POLITICAL parties have until Wednesday to submit their councillor lists to the Electoral Commission of SA, while the authority has until Friday to publish the voters roll for inspection and the auditor-general is due to detail how the country’s municipalities performed in the previous financial year.

These three events make this one of the most important weeks on the political calendar, as all three underpin the fact that the country is heading for what could be a watershed local election.

The ward councillor lists have been a source of division and have been marred by violence across the political divide, while the body count keeps piling up. Analysts have already predicted the build-up to the August poll will be one of the most violent on record. KwaZulu-Natal, Limpopo, North West and Gauteng have been the most troublesome flash points.

Come what may, the lists have to be submitted on Wednesday.

Last Monday, Cooperative Governance and Traditional Affairs Minister Desmond van Rooyen proclaimed the election date.

On Tuesday, the commission, which is awaiting a Constitutional Court ruling on the voters roll, is due to clarify issues about the roll. It will be a keenly watched event as the credibility of the electoral authority will ride on how it handles the roll issue, which will no doubt be closely scrutinised by opposition parties.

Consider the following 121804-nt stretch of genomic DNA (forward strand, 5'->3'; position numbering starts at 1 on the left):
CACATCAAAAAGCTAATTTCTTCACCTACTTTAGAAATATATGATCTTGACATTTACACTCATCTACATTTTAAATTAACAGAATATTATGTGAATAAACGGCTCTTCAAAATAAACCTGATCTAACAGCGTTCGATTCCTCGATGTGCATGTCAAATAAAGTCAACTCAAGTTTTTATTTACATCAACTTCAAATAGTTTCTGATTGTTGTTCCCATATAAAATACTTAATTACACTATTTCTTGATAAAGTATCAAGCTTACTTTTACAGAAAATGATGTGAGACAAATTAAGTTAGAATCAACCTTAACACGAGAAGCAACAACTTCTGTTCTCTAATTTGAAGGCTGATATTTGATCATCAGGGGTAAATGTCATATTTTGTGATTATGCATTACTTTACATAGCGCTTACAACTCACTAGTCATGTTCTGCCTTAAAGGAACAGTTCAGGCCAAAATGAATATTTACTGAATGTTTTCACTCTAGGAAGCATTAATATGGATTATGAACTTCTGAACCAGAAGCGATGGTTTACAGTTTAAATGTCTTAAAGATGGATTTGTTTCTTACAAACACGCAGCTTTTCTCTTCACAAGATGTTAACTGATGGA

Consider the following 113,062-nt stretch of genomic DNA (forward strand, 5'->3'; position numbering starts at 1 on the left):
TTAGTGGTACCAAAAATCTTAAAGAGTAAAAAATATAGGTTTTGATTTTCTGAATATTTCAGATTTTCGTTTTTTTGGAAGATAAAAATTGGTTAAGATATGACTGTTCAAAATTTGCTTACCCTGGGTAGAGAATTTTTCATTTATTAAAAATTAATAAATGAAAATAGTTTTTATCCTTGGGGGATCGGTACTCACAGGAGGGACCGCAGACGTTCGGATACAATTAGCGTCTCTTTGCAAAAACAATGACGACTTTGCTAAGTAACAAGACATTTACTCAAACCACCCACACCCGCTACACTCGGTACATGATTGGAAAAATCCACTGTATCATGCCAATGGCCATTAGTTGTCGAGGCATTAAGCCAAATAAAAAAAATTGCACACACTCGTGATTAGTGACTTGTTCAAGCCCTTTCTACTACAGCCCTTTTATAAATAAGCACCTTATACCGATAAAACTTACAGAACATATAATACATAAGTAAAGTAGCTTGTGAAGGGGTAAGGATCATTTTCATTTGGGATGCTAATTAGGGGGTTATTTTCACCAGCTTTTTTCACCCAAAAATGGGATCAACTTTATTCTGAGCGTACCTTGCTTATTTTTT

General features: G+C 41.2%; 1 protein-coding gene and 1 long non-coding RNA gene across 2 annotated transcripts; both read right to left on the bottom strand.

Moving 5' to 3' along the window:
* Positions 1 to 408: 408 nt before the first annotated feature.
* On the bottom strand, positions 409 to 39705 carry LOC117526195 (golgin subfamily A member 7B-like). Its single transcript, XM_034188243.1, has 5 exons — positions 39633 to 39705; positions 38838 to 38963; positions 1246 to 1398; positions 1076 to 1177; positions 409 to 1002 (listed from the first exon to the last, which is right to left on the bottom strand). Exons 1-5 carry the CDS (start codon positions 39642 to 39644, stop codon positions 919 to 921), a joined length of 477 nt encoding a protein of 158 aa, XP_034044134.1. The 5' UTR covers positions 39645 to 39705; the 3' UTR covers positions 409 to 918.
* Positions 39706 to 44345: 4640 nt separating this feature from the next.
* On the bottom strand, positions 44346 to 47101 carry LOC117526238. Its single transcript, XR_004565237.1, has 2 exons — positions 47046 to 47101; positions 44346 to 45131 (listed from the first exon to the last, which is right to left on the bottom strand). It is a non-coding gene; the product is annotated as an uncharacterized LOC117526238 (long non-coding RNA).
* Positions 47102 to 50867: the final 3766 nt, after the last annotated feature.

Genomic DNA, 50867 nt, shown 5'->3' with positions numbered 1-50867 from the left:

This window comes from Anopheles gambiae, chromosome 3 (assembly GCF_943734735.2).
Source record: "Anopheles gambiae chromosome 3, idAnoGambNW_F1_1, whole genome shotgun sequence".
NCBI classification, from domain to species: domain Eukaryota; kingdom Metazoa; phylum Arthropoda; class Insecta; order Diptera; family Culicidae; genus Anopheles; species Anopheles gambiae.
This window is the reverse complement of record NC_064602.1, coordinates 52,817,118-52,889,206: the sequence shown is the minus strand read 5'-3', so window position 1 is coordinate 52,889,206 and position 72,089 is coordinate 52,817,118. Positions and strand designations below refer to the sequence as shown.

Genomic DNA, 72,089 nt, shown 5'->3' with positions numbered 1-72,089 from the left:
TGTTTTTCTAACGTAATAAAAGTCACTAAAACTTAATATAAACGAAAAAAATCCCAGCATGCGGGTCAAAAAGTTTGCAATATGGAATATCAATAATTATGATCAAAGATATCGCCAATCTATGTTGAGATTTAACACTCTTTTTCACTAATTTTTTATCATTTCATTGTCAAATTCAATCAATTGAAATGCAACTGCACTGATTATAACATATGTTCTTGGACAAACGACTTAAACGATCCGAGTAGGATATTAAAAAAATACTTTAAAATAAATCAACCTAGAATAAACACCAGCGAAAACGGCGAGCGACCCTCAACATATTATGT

They say numbers do not lie, and on Wednesday, auditor-general Kimi Makwetu will tell citizens how the country’s municipalities performed financially. Political parties usually use audit outcomes as an electioneering tool, either to highlight their own achievements or to denigrate their rivals.

Clean and unqualified audits are the gold standards all parties aspire to, but few can attain this as municipalities are often the worst sites for irregular, fruitless and wasteful expenditure. Sticking with the election theme, MPs will exchange their benches for the streets when Parliament goes on a long recess in the run-up to the August poll.

On Monday, the financial and fiscal commission, which tabled its report last Friday, will give a briefing on its submission for the division of revenue for 2017-18.

On the rally and speaking circuit, former finance minister and erstwhile minister in the Presidency Trevor Manuel will kick things off on Wednesday at a breakfast during which he will talk about the National Development Plan.

On Thursday, the National Union of Mineworkers (NUM), which was unseated by the Association of Mineworkers and Construction Union in the platinum belt and whose dominance at gold mines is also under threat, holds its central committee meeting. ANC secretary-general Gwede Mantashe, a former union boss; South African Communist Party general secretary Blade Nzimande and Public Enterprises Minister Lynne Brown are due to show face at the NUM event.

Finally, on Saturday, the ANC in Gauteng will attempt to outdo the mother body’s dismal showing in Nelson Mandela Bay by trying to fill the 90,000-seater First National Bank Stadium.

The ANC’s manifesto launch in Port Elizabeth was a nonstarter, but the party’s Gauteng leadership is confident it will not suffer the same fate.

This despite the fact that the ANC in Gauteng is under pressure in the province’s metros.